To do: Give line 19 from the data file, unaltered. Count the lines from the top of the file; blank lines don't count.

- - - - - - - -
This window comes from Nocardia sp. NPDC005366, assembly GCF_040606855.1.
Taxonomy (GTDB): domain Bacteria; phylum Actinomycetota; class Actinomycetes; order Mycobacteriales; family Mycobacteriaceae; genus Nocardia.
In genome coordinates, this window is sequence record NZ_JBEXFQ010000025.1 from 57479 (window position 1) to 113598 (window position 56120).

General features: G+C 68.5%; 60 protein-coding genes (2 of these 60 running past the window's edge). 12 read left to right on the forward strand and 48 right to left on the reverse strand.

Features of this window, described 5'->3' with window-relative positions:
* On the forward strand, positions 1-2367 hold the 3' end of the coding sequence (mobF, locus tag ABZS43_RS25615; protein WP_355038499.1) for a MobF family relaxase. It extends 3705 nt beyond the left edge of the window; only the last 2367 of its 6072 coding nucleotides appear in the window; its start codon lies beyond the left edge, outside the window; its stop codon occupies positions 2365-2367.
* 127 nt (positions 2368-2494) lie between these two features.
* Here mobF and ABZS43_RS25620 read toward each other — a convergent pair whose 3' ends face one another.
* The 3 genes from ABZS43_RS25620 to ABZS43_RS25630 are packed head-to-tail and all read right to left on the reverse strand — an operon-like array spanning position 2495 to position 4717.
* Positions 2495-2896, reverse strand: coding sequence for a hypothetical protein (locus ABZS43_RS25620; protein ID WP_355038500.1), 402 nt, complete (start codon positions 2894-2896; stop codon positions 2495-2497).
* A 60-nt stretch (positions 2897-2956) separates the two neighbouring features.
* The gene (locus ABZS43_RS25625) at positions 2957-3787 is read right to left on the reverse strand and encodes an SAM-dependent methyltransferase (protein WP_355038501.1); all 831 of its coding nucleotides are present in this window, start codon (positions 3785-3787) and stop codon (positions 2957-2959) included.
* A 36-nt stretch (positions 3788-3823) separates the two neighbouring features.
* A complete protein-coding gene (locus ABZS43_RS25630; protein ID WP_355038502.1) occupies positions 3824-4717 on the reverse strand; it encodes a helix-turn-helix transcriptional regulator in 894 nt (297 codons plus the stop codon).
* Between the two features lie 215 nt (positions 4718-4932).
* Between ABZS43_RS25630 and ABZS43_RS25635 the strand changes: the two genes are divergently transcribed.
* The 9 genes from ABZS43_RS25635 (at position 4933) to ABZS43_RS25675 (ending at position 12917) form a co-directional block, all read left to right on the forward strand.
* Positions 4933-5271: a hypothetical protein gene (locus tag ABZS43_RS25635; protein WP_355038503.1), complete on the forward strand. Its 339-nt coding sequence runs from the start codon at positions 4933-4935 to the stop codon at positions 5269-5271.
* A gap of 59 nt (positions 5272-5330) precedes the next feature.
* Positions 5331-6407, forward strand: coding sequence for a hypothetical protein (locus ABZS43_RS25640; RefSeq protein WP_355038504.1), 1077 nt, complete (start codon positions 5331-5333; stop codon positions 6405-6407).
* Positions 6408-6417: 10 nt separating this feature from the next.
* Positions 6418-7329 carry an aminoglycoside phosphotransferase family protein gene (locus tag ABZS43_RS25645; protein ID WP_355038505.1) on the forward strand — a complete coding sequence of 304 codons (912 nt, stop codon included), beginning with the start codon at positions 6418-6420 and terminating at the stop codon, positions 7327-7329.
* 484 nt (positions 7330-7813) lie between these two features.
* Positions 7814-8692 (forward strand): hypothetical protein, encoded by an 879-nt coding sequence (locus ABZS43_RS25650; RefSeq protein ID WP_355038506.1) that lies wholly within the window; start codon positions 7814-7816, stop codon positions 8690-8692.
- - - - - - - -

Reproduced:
* A gap of 59 nt (positions 5272-5330) precedes the next feature.